New Experiences

My best writing to date has been those stories that contain flavours of my own personal experiences. Those are the tales that resonate best with both my readers and myself. At least, so I’ve been told by my readers.

But how can that be? I write Science Fiction, Fantasy, Comedy and Adventure. Surely I have never been into space or had super powers.

The answer to that question, of course, is no, I haven’t been into space and as much as I would like to lay claim to superhuman abilities, the best I can do is know that I can add sales tax up in my head before cashiers can calculate it on their tills.

So how can my experiences be used to write the above genres?

Simple. Every genre involves characters that are experiencing things themselves. Those characters have thoughts and feelings (usually) of their own and ways of relating to their surroundings. My personal experiences help me to understand just how my characters might react in their situations.

Take for example my current podcast ‘GalaxyBillies’. In simplest terms it is a fish out of water story. The humans are ripped away from their homes and taken out in the big, bad universe where they must swim or sink.

Does that mean I’ve been kidnapped from my home and forced to survive too? Not at all. But my family did move a lot when I was young (four times in six years) and I had to adapt to every new town we lived in. None were even remotely the same so I was always struggling to find my place and make new friends. I used some of that to relate to my characters.

Then there is my story ‘Apprentice’ which appeared in the first issue of Flying Island Press’ e-magazine ‘Flagship’. It tells the story of an apprentice wizard who is faced with losing his place. Again, I’ve never been a wizard, but I have been in similar situations and needed to draw on my own understanding of them to put myself into the character’s head.

That is why experiences, and more to the point, new experiences are so important. We as writers must be prepared to leave our comfort zones to get out into the wide world and try new things. If not for ourselves, for our craft. Those experiences and how we weave them into our stories are important in how we connect with our readers.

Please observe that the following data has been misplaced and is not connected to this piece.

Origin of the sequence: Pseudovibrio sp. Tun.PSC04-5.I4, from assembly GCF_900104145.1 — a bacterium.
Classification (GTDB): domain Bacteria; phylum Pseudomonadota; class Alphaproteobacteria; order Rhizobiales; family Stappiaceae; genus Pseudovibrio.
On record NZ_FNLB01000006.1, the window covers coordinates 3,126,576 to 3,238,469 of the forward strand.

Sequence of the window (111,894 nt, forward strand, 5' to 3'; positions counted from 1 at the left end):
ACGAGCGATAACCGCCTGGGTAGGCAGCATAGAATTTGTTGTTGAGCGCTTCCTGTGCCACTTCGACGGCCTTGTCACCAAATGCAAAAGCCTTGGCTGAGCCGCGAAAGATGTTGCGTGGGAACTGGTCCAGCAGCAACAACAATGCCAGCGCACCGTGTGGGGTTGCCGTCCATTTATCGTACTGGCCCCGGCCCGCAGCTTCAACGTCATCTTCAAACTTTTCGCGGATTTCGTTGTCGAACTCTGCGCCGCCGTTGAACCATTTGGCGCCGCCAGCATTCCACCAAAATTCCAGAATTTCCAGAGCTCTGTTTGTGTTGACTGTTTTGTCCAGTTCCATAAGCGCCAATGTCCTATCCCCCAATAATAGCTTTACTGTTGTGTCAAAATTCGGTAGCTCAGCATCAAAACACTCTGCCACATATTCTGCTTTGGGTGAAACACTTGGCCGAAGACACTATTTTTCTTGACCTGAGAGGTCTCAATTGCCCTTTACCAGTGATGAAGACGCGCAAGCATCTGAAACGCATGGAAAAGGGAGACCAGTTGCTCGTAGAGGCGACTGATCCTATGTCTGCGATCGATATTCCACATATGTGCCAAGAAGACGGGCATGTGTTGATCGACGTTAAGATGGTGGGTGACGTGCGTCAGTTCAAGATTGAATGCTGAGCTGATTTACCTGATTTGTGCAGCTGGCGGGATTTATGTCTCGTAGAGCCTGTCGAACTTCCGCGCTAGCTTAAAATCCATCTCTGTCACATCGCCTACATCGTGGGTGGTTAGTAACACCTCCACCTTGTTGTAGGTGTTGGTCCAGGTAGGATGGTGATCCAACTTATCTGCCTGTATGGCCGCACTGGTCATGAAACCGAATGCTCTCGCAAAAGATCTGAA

The story, ‘Apprentice’ is again, a good example of using my personal experience to connect with a reader. A Facebook friend of mine is a High School teacher. After she read the story she sent me a note telling me how much the character reminded her of some of her students. She didn’t like the character at first but when she experienced his struggles through the story she saw real value to him. She is now having her students listen to the audio form of the story hoping they will get the same appreciation she did.

I can’t think of a better compliment than that.

It makes me want to get out there and try more new things. It has made me more aware of how to include myself in my stories to give them a better resonance with my readers. Hopefully I will be a better writer because of it.

It’s scary, leaving one’s comfort zone, but necessary. It gives us a more complete picture of the world and people around us. I heartily encourage you all to try it at least once every week (or day if you’re really adventurous).

Personal Update

I’ve been giving most of my attention to my holiday the past while, but my muse has been kicking me in the butt, telling me it’s time to get writing again. I heartily concur and have been thinking of ‘what next’ for ‘GalaxyBillies’ and future stories. I have a couple short stories I need to write soon, so it’s time to get back on the horse.



  1. Hey Michell,

    Great post! I heartily agree that our experiences of growth from trials is how we can write good stories about places and people we’ve never been. Character growth should be the focus anyway, so writing in an unknown becomes simply research and application of what we’ve learned from our own life.

    Mike Stackpole’s advice on character arcs has really helped my current short story. It’s about a proud leader who must realize that giving his all for a less glorious task, when that is his calling, is better than giving up because he didn’t get the great task he thought he’d have.

    Learning about space travel and foreign planets is something I can learn about, but like you said, it will be my experience learning the necessity of working just as hard at “smaller tasks” that will propel the story.

    An example of a “smaller task” would be writing the first draft. It won’t be what gets you fame and praise, but it has to be done. Learning to enjoy that, will help you eventually get to the more glorious tasks, but it can’t be skipped. Just an application that came to mind to encourage writing prose we know isn’t the greatest 😉 -not that I’m saying yours isn’t 😉

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